Job Title Alone Does Not Determine Exemption From Overtime Pay in Business and at Work

At best, determining an employee’s exemption from overtime (a.k.a. “exempt” status) is a case-by-case analysis exercise.

Make no mistake: job title alone does not make an employee exempt from overtime.  As explained on the U.S. DOL Wage & Hour Division website:

Job titles do not determine exempt status. In order for an exemption to apply, an employee’s specific job duties and salary must meet all the requirements of the Department’s regulations.

Simply put: if you give a secretary (or administrative assistant) in your organization the title of Director of Administration, that action alone does not make the job exempt from overtime.  Also from the Wage & Hour Division website:

To qualify for exemption, employees generally must meet certain tests regarding their job duties and be paid on a salary basis at not less than $455 per week.

In order to make the above determinations, an accurate and current job description for each of your organization’s employees must first be in place (among other data you must gather, including but not limited to the employee’s pay rate) to confirm (or deny) whether an employee is exempt from or eligible for overtime.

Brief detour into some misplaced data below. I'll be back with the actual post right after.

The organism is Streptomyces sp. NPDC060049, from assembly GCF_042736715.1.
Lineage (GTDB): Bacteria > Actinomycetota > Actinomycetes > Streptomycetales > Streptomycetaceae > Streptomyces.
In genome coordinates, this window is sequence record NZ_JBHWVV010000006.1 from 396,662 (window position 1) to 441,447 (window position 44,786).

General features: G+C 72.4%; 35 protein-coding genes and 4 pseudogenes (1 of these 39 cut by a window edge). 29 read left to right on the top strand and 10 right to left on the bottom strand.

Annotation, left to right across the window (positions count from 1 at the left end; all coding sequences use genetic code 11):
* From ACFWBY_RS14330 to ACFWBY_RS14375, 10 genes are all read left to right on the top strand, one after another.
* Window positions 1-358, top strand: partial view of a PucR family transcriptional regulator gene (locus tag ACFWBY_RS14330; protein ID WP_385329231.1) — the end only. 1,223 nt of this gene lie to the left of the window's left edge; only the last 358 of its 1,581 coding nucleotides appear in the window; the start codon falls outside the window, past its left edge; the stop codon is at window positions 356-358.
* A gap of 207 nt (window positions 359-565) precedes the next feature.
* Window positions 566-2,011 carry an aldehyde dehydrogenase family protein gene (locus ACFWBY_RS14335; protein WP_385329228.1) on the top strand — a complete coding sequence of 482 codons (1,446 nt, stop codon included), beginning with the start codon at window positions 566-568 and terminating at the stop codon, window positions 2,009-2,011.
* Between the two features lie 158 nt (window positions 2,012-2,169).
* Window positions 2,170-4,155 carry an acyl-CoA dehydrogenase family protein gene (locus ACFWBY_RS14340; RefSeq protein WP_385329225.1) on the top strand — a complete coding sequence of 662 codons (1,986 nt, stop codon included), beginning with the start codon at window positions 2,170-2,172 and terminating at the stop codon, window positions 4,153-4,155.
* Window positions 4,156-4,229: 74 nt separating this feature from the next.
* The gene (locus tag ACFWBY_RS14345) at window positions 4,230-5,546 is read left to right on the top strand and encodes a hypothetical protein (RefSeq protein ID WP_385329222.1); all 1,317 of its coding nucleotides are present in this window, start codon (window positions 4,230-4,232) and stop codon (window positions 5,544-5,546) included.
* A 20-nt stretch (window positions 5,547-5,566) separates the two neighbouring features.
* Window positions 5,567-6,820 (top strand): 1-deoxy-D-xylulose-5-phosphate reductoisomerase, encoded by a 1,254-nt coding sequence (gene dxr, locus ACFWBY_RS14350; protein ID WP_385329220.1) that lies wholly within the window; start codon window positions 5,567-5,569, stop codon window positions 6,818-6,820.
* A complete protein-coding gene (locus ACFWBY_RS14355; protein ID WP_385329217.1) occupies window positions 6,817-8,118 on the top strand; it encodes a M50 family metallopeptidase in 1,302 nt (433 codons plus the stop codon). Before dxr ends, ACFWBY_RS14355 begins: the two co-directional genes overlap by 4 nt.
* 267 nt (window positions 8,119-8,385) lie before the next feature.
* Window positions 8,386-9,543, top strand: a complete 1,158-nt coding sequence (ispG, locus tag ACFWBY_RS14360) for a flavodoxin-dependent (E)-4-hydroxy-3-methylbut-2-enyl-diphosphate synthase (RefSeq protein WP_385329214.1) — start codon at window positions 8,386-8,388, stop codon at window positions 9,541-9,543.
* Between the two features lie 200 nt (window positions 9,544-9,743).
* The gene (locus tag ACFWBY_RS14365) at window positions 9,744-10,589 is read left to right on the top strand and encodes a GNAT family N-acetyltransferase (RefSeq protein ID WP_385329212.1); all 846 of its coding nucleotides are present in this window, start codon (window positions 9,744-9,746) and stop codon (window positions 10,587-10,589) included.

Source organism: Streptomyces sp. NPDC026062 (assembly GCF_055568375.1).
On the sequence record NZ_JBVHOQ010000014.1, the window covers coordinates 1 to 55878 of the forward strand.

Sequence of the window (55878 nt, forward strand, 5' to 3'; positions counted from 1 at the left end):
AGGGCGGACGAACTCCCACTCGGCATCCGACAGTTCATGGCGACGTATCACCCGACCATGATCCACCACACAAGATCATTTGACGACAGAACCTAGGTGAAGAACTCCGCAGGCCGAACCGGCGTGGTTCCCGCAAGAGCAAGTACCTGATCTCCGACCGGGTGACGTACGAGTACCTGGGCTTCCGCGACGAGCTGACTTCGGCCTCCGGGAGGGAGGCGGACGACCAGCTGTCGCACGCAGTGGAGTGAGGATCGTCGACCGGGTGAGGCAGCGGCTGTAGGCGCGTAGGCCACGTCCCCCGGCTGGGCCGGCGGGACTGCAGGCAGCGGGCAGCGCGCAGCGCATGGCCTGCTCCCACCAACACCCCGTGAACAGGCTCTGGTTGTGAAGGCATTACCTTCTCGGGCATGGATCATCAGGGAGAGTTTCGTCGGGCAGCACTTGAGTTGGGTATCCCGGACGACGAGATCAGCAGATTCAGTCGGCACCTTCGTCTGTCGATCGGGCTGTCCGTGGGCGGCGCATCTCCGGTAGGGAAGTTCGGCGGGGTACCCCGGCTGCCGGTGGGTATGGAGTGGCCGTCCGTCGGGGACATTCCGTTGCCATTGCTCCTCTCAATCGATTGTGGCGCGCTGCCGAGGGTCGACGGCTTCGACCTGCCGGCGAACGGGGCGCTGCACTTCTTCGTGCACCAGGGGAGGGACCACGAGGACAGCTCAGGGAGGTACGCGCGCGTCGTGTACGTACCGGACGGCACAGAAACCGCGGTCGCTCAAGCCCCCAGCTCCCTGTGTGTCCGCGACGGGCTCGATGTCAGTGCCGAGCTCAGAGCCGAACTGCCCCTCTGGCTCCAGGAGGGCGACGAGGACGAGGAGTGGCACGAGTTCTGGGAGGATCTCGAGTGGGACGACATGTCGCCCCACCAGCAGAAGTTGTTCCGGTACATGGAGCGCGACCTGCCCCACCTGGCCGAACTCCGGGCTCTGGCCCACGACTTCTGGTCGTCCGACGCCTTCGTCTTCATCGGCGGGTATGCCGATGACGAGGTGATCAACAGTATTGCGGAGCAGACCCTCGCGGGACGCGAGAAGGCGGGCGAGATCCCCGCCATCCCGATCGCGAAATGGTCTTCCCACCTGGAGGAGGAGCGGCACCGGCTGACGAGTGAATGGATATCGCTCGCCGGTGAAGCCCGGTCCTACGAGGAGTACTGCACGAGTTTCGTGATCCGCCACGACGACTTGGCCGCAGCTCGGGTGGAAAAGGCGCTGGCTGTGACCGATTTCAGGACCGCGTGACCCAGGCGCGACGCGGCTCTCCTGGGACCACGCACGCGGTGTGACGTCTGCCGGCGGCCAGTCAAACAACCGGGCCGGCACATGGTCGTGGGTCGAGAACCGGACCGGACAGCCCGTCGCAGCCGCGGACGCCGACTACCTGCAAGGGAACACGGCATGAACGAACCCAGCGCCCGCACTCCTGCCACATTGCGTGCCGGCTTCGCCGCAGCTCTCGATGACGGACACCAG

For many of my clients and colleagues, the clearest path to compliance is to make the majority of their employees hourly nonexempt, and therefore eligible for overtime (in New York state, overtime is paid for any hours worked over 40 in a work week – your state and/or municipal overtime mileage may vary).

I know – this subject is about as interesting as watching paint dry. What may pique your interest in the subject is that an employee misclassified as exempt from overtime who is actually eligible for overtime (and this is often determined independently by a DOL audit) can needlessly cost an organization thousands of dollars in back pay (over several years) and DOL-levied penalties.

If you do choose to classify eligible positions in your organization as exempt from overtime, ensure that your documentation and due diligence are in order to the satisfaction of state and federal DOL, in business and at work.

Weekly time sheet

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